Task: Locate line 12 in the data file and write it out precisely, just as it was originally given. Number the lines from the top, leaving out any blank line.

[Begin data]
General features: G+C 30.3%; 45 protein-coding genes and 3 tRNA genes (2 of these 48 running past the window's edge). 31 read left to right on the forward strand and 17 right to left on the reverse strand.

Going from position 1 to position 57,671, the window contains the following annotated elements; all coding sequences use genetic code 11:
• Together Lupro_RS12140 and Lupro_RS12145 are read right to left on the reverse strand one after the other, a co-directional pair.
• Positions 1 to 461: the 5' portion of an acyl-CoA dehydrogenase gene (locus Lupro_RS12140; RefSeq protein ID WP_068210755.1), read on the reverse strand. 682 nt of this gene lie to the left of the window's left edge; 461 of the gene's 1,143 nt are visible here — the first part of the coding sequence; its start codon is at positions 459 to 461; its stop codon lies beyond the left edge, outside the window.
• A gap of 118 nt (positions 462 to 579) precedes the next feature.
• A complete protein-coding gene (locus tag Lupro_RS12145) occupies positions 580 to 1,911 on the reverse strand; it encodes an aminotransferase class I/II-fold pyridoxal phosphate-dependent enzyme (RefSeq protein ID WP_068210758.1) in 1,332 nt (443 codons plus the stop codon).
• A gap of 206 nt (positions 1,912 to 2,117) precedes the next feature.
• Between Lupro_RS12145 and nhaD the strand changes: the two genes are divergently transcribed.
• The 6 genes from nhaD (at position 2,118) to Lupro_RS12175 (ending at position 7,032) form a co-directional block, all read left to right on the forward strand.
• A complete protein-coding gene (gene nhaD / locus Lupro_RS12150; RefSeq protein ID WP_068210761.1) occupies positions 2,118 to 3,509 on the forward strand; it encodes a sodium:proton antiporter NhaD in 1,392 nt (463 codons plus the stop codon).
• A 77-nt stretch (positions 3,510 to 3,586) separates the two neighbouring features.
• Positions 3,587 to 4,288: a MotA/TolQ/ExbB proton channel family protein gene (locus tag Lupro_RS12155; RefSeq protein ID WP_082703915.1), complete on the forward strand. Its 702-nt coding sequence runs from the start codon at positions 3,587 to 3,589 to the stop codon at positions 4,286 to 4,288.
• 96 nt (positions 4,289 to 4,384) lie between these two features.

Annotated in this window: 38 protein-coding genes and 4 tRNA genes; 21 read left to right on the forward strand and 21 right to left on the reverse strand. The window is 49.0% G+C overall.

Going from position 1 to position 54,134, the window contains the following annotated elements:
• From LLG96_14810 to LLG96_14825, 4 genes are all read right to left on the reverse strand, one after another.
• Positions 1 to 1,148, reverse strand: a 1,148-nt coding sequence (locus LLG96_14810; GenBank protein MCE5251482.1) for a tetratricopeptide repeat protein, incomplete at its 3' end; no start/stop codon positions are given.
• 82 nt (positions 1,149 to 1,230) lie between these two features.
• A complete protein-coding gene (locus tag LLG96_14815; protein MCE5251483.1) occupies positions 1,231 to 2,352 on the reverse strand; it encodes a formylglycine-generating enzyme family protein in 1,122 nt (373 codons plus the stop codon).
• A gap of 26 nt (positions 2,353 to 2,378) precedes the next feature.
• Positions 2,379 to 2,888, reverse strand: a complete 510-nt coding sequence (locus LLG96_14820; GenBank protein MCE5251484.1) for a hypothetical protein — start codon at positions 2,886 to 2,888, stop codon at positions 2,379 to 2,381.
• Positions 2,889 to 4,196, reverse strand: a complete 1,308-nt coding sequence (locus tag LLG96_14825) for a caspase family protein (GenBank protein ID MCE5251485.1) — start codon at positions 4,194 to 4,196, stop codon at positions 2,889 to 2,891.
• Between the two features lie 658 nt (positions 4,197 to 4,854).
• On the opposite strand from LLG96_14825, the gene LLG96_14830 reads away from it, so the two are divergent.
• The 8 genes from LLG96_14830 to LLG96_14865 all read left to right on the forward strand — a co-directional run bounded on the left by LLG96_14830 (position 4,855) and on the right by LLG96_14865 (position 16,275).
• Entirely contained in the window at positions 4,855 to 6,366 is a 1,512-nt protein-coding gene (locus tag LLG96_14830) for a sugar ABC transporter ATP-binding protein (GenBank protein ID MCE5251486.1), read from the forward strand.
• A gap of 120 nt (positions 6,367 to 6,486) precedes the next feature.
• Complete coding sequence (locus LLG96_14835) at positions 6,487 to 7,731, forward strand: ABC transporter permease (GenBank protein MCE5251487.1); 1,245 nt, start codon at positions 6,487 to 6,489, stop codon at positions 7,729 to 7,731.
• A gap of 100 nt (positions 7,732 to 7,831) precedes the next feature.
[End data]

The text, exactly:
• Positions 3,587 to 4,288: a MotA/TolQ/ExbB proton channel family protein gene (locus tag Lupro_RS12155; RefSeq protein ID WP_082703915.1), complete on the forward strand. Its 702-nt coding sequence runs from the start codon at positions 3,587 to 3,589 to the stop codon at positions 4,286 to 4,288.